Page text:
UNIT 11.2 Enzymatic Digestion of Proteins on PVDF Membranes

  1. Joseph Fernandez,
  2. Sheenah M. Mische

Published Online: 1 MAY 2001

DOI: 10.1002/0471140864.ps1102s00

Current Protocols in Protein Science

Current Protocols in Protein Science

How to Cite

Fernandez, J. and Mische, S. M. 2001. Enzymatic Digestion of Proteins on PVDF Membranes. Current Protocols in Protein Science. 00:11.2:11.2.1–11.2.10.

Author Information

  1. The Rockefeller University, New York, New York

Publication History

  1. Published Online: 1 MAY 2001
  2. Published Print: JUN 1995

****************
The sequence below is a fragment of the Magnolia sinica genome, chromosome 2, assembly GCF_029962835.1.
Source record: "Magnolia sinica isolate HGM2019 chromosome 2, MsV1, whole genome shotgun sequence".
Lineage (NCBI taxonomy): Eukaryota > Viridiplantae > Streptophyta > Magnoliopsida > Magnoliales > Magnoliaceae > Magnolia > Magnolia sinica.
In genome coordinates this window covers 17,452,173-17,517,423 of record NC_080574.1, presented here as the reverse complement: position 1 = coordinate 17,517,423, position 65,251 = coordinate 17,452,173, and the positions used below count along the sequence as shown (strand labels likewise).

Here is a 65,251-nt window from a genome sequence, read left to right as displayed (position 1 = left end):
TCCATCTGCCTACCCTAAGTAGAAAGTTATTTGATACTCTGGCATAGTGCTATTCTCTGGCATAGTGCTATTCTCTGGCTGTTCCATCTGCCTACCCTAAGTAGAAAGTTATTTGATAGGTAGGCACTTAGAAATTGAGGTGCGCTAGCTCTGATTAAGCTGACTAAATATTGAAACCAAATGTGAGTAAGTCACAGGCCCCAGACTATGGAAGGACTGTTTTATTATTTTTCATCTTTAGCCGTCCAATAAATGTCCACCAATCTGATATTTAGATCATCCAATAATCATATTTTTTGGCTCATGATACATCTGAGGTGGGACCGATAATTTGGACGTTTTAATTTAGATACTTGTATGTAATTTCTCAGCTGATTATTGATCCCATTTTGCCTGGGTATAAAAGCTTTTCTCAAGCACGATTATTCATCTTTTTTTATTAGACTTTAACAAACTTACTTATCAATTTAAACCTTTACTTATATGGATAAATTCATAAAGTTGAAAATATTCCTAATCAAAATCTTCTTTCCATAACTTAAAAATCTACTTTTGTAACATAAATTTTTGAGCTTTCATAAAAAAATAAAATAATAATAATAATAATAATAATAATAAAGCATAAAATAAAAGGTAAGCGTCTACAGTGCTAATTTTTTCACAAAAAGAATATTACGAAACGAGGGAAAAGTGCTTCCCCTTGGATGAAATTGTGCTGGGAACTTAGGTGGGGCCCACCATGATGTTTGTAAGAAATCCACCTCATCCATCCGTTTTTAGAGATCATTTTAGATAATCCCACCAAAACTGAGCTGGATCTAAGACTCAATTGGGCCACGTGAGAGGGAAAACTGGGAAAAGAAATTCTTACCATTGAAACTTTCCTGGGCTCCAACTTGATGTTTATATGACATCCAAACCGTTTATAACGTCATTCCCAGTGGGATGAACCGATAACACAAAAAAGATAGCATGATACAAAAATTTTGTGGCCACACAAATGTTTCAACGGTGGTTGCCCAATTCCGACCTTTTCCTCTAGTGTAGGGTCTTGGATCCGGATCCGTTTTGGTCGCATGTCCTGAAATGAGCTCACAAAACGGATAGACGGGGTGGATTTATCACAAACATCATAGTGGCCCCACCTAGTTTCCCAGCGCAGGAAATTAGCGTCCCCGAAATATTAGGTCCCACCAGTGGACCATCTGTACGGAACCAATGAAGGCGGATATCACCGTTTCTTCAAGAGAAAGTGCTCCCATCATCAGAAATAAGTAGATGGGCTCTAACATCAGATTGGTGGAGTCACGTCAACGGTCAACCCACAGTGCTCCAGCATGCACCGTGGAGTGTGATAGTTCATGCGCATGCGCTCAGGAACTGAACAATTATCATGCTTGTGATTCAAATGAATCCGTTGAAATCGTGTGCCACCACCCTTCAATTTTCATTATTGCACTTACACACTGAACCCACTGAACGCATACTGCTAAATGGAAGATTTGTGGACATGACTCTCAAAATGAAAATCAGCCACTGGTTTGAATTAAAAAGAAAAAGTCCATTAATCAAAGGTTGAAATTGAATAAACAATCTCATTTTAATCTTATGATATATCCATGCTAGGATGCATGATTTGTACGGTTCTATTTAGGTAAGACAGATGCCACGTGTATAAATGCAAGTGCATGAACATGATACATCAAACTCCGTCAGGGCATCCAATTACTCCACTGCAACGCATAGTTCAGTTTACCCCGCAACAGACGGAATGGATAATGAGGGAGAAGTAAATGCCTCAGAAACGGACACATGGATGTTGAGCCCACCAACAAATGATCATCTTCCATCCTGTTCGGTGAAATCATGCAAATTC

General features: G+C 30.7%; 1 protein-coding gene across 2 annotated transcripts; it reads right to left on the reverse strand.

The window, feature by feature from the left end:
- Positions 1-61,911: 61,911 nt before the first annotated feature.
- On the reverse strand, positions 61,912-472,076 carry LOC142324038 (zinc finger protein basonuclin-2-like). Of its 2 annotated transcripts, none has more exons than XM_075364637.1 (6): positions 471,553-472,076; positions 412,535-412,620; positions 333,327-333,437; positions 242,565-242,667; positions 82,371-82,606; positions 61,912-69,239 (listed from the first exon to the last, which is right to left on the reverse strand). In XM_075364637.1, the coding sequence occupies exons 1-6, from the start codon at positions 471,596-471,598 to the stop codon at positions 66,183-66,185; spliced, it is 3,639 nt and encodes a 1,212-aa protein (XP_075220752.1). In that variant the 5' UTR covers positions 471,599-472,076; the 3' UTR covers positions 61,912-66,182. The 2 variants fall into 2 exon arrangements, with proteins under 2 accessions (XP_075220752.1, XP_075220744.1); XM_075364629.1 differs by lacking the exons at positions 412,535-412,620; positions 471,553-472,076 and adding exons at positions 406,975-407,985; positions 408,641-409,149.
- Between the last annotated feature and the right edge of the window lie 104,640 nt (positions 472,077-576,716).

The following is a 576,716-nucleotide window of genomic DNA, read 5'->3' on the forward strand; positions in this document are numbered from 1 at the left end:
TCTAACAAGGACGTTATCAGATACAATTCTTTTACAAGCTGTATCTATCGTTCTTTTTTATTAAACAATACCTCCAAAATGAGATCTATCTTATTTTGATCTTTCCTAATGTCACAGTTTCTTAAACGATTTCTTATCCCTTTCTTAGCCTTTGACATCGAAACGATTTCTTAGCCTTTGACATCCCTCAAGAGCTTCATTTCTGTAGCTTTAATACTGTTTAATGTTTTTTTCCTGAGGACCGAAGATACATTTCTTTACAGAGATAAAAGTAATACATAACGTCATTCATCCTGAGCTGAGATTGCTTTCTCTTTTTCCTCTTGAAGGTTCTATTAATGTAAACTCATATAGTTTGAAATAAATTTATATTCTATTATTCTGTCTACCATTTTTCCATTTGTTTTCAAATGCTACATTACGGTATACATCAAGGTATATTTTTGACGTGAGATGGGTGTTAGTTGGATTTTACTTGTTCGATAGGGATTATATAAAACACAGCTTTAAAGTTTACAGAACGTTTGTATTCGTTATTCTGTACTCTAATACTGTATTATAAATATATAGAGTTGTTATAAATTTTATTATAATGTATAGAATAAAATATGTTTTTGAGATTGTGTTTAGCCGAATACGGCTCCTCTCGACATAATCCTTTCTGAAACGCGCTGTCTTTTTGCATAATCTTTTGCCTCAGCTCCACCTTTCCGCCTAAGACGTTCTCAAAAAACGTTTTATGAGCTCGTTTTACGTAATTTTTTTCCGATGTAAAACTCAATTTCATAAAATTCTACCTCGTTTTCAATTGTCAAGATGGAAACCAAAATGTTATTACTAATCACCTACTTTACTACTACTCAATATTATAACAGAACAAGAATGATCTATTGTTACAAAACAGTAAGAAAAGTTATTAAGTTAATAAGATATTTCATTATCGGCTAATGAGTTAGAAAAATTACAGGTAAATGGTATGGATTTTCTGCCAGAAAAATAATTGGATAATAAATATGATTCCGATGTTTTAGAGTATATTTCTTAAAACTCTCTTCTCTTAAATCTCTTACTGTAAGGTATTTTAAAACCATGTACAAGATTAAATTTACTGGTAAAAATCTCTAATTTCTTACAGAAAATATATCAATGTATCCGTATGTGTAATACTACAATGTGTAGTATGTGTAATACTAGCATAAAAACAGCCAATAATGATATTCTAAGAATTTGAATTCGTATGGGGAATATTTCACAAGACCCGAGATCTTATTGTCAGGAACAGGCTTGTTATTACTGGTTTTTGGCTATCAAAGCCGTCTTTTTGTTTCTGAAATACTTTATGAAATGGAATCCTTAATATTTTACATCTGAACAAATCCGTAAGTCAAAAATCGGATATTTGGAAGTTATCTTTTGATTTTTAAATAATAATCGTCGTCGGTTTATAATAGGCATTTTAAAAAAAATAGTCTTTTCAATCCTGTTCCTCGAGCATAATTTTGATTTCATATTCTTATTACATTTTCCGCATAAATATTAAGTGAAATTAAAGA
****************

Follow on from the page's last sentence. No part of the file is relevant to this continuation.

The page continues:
Enzymatic digestion of membrane-bound proteins is one of the most widely used procedures for determining the internal amino acid sequence of proteins that either have a blocked amino terminus or require two or more stretches of sequence data for DNA cloning or confirmation of protein identification. Because the final step of protein purification is usually SDS-PAGE, electroblotting to either polyvinylidene difluoride (PVDF) or nitrocellulose is the simplest and most common procedure for recovering protein free of contaminants (e.g., SDS or acrylamide) with a high yield. As described in this unit, PVDF is preferred over nitrocellulose because it can be used for a variety of other structural analysis procedures, such as amino-terminal sequence analysis and amino acid analysis. In addition, peptide recovery from PVDF membranes is higher than from nitrocellulose, particularly from higher-retention PVDF (e.g., ProBlott, Transblot, Westran, or Immobilon Psp). Finally, PVDF-bound protein can be stored dry, as opposed to nitrocellulose-bound protein, which must remain wet during handling and storage to prevent loss of peptides during digestion.